2020 Impact Statement
Some dates are destined for the history books, like 1066 and September 11th. This year will be long remembered. Covid-19 affected everyone in the country, every school, every business, every family. There were exceptional acts by exceptional people which should be remembered and celebrated but for the most part we will be glad when things return to normal.
I would like to thank the parents and carers who stood by us and continued to pay for a service although we were not able to provide it; Hampshire County Council and Southampton City Council for their support; and the Government and HMRC for the Job Retention Scheme (furloughing) which was a lifeline for small organisations like QE2 Activity Centre.
An Impact Statement often concentrates on the number of people helped; this year, because of an enforced closure, our numbers are well down but the impact we have had on people may be greater than ever.
qe2 activity centre
QE2 Activity Centre, a Charitable Incorporated Organisation (CIO), provides activity opportunities for people with additional needs in the interests of social welfare with the object of improving conditions of life.
The QE2 Activity Centre CIO was established in April 2018 but the Centre was founded (as Queen Elizabeth II Silver Jubilee Activities Centre) in 1978. Over the course of forty years the Centre has established itself as one of the leading providers of activity opportunities for people with additional needs
Full details are provided in our Report and Financial Statement for the Year End 31 March 2020
Incoming resources 391,212
Grants & donations* 25,300
Investment income 491
Cost of providing charitable activities 360,318
Governance costs 9,828
This year would have been a lot more difficult if it wasn’t for the positive contributions of our staff team. During the first Lockdown period most staff were furloughed. Although they could not do any direct work they took the opportunity to do online training and attend Zoom calls. When staff returned from July onwards they threw themselves in to our new normal, getting involved in planning for the future
There have been some staff changes over the year with Rob Stokes joining us in January and Stuart Blakeledge leaving after Lockdown. Instructor Oliver Carr moved to supporting Day Services, where he has done a great job but he is moving on at the end of his fixed term contract to join the Army. We wish Stuart and Ollie all the best with their future careers. Because of these staff movements, and also because of the way we have restructured our day Service bubbles, we have taken on new staff: Iveta, Shay and Michelle.
The current staff team is Phil Oates (manager), Kerry Lees (senior instructor), Marie Poore (day service manager), Jackie Swann, Mira El Khaddamova, Iveta Burien, Shay Havenhold and Michelle Horne (day service co-workers), Jen Pearce (secretary) and Simon Rex (cleaner).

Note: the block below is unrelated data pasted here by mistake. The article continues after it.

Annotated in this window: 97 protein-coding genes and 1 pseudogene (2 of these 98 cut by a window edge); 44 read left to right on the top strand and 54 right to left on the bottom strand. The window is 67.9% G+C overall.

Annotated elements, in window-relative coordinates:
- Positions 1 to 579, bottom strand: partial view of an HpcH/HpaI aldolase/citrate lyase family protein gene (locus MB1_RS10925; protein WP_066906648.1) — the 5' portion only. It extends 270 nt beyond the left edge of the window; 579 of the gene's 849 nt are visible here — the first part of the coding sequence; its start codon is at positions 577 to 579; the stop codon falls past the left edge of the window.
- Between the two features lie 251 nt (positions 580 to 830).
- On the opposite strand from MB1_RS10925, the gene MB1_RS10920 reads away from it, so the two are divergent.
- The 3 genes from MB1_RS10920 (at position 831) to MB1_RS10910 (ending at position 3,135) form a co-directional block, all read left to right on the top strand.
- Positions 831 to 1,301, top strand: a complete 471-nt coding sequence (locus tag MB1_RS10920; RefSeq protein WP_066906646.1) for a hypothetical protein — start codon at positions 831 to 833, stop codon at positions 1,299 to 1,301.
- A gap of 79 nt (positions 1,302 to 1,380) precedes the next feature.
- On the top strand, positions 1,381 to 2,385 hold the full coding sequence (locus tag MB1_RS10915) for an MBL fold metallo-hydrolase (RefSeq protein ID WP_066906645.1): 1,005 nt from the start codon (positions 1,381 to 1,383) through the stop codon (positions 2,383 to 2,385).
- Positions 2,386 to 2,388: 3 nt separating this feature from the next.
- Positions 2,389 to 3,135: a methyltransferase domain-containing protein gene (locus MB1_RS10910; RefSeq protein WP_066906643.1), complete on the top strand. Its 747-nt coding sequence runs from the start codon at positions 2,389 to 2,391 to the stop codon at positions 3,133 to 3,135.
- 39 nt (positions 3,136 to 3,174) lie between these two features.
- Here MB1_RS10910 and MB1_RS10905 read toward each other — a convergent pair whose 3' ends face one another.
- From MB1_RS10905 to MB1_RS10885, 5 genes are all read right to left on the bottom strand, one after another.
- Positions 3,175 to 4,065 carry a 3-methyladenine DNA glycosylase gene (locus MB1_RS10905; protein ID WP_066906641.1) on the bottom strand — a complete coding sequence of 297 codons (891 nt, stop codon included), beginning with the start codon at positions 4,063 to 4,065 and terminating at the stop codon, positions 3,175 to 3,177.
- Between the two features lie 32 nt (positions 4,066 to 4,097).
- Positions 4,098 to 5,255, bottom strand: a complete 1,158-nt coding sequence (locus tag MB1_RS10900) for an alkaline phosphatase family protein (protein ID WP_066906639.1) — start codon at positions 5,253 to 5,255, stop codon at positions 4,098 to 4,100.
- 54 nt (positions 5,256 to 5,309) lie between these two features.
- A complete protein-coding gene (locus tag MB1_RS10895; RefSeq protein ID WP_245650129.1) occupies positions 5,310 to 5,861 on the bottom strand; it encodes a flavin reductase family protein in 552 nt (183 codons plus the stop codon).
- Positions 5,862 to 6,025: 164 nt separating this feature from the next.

During 2019 QE2 Activity Centre provided over 4000 day service places for adults with learning disabilities from Southampton and Hampshire.
During the first three months of 2020 the Centre recorded an increase in day service usage of 20% compared with the same period the previous year. If things had carried on that way we were looking at a record breaking year. However the Covid-19 pandemic resulted in a forced shut down for the next four months (April, May, June and July) with a gradual return during August and September.
Although we were unable to offer a face to face service during this period we did stay in touch with our users through Zoom calls, phone calls, emails and postcards. Our service users were able to take part in both virtual and physical scavenger trails. Our sunflower competition was a popular diversion for some!
We became a distanced meeting place for some people, a service that I feel we could have offered throughout the pandemic, if face to face and building based activities had not been suspended.
At the end of July we were asked to provide a service for some people who were struggling. We started with two, then four and through August and September this increased gradually until we were back to the same numbers we were at in March. By the end of October the majority of those who were attending in March were back, plus we had welcomed a further nine people to our service.
We had to change the way we did things, to make our day service Covid secure. We changed the layout of rooms, decorated, disposed of clutter, adapted the cabins, put up new signage. Staff were trained in Covid awareness and infection control. New ways of working were developed, with an even greater focus on staying outdoors. We were able to develop three bubbles, each with their own building and outdoor space.
Like households during lockdown developing a sudden interest in gardening or DIY we have devised a programme based around maintaining and improving our grounds. There’s always plenty to do in the Allotment for the Green team and our new Blue Bubble has the run of the area in front of the cabins.
Parents and carers comments
When we thought we might have to close for the second Lockdown we asked parents and carers what they thought. Here are some of their comments:
QE2 has proved vital for [our daughter]’s mental and physical wellbeing (and indirectly ours)
[Our daughter] has developed noticeable moods which have swung quite wildly throughout the course of every day as a direct result of the last lockdown, so I dread to think where she will be at the start of December this time around if she is deprived of the caring, nurturing and stimulating environment you and your wonderful staff provide for all our young people day after day.